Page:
The VR I’m sharing this holiday

Most of my family has tried virtual reality at this point. I’ve owned a Gear VR for well over a year and it’s been brought out at family gatherings for all to try. Oddly, none of my friends have tried VR because it never seems to come out at friend gatherings. This weekend we’ll be hosting plenty of family and friends at our home. I’m eager to show off my shiny, new PlayStation VR. I’ve worked out a strategy for what I’m showing to whom. Continue reading “The VR I’m sharing this holiday”

A look back at the Year of VR

Google kicked off the current wave of consumer-level virtual reality in 2014 when it released Cardboard during their annual developers conference that year. It was supposed to be a quirky little side project but techies were hungry for VR and so Cardboard became a much bigger thing. Late in the year and early in the next, Samsung released two Gear VR headsets aimed at developers and early adopters. They released a proper consumer model into retail stores in time for 2015 holiday shopping. There were a few 360° consumer cameras on the market, too. Facebook and YouTube added support for their video output in 2015, which treated people to a glimpse of “VR video”. Virtual reality was very niche in 2015, more for enthusiasts and less for average consumers, but then 2016 happened. It was billed as “The Year of Virtual Reality” even before it began and it certainly lived up to the title. Continue reading “A look back at the Year of VR”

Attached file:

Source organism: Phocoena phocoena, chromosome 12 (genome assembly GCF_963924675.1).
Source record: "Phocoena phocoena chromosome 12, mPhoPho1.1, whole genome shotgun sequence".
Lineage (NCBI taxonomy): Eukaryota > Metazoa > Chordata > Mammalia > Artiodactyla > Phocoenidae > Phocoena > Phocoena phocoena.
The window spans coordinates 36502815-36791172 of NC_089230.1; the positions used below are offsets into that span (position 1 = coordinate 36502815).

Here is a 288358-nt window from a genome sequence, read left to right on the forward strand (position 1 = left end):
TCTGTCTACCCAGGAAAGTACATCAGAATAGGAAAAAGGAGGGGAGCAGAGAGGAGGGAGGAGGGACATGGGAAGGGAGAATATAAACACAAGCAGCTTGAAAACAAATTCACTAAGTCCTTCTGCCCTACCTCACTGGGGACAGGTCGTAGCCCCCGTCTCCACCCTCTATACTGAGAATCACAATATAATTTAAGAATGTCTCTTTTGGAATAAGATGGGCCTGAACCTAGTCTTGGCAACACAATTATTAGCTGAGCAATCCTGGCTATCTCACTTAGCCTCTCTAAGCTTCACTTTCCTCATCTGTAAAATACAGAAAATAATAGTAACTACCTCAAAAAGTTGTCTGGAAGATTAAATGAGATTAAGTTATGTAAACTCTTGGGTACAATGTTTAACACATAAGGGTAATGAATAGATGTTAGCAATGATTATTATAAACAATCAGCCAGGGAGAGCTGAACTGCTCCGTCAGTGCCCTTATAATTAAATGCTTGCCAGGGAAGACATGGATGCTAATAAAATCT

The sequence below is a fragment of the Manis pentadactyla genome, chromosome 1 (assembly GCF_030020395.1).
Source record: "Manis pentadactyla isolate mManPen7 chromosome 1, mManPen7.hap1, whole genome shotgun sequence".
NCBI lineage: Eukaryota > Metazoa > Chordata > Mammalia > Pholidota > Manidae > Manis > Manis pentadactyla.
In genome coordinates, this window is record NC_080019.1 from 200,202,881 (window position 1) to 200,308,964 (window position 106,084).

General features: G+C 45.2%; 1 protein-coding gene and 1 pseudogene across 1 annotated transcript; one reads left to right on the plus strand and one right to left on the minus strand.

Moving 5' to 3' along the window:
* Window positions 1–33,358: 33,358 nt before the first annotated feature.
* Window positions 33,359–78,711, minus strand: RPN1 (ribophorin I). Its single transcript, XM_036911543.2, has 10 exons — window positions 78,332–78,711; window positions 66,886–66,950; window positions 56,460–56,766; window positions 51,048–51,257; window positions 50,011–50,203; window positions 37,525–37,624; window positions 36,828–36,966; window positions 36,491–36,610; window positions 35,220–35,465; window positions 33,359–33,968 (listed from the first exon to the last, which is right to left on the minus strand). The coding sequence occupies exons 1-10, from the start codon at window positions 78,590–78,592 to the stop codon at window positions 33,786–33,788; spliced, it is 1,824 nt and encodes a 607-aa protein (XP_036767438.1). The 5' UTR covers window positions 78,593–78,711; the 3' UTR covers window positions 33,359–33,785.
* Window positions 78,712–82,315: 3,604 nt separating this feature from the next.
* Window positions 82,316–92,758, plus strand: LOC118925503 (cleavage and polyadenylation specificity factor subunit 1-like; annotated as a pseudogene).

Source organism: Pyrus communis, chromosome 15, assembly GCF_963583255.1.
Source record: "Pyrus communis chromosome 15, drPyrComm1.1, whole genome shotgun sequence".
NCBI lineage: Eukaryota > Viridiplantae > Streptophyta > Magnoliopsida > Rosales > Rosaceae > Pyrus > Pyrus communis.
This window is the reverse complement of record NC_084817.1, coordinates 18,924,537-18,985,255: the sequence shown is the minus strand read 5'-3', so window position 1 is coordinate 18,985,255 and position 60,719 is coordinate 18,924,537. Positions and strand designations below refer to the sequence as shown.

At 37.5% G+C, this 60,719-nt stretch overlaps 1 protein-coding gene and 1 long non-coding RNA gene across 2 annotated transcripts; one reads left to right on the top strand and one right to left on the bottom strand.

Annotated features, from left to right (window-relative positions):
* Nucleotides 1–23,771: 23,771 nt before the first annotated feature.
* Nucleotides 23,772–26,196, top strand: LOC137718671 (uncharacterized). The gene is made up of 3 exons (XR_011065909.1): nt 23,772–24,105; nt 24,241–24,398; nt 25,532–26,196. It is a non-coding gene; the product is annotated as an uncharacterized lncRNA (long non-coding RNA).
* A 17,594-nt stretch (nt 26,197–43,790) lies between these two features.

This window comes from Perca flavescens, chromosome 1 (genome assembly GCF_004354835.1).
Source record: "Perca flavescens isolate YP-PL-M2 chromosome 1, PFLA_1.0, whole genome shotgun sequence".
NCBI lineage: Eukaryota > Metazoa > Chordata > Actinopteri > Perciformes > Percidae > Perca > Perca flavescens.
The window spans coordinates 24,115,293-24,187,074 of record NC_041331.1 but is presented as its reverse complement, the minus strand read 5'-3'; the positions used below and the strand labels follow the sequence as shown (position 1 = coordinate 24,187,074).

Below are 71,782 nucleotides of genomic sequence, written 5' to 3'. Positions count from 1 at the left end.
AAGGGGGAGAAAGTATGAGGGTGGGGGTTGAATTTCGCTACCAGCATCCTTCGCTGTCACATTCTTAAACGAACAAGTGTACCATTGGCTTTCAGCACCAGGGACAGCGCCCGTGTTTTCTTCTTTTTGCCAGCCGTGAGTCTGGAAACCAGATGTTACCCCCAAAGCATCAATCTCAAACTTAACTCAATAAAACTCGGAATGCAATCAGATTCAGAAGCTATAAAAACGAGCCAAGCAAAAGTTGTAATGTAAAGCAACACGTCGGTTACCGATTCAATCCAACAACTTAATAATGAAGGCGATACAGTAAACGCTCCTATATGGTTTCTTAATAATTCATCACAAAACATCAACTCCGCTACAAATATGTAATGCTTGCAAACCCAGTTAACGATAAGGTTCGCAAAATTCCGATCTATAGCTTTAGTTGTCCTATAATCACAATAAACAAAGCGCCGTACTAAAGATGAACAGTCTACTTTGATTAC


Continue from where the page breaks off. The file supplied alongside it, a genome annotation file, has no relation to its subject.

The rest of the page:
Fostering advancement in 360 video techniques

In the early days of moving pictures it took a special sort of enthusiast to assemble a camera, acquire the film, and complete all of the necessary steps to make something that could be projected. The first films were all less than a minute in duration and recorded without sound. They had simple subject matter: workers leaving a factory, a strongman flexing his muscles, a group of people playing cards, and similar occurrences. This early work was often simple explorations of the equipment and subjects, but it laid the groundwork for artistic techniques to be developed as creators became comfortable with the tools. I’ve heard it said that 360° video is in the “Edison days” or the “Méliès days”. Those titles get followed up with the call to filmmakers to just start shooting 360° videos. Virtual reality needs volunteers to do the early work of making videos and possibly cementing their names as pioneers or visionaries. Continue reading “Fostering advancement in 360 video techniques”